Longannet closure marks end of coal generation in Scotland

Scottish Power’s Longannet power station in Fife will switch off the last of its four generating units today for the final time, ending coal-fired electricity production in Scotland.

Longannet is the third largest coal-fired power plant in Europe and came online in 1969. It is capable of producing 2400MW and, through its final winter, has provided enough electricity for more than 25 per cent of homes in Scotland.

Scottish Power generation director Hugh Finlay said: “Longannet has contributed more electricity for the National Grid than any other power station in Scotland’s history, and it is a sad day for everyone at Scottish Power.

“Coal has long been the dominant force in Scotland’s electricity generation fleet, but the closure of Longannet signals the end of an era.

“For the first time in more than a century no power produced in Scotland will come from burning coal.”

Scottish power has been working with the trade unions, councils and Scottish government to manage the impact on employees at Longannet.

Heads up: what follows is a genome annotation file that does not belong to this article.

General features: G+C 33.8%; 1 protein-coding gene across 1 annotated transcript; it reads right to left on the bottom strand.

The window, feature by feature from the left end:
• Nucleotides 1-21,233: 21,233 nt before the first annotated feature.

Some employees will be redeployed within Scottish Power, while others have been offered early retirement and redundancy packages. 45 staff members will remain at the power station until December as the deployment team.

No decisions have been taken on the future of the site, but Scottish Power expects to outline its plans before the end of 2016.

Scottish Power announced last year that it would be forced to close Longannet after National Grid opted to award a crucial contract to rival energy generator SSE, making it “uneconomic” to run a thermal power plant in Scotland where transmission charges reach as high as £40 million per year.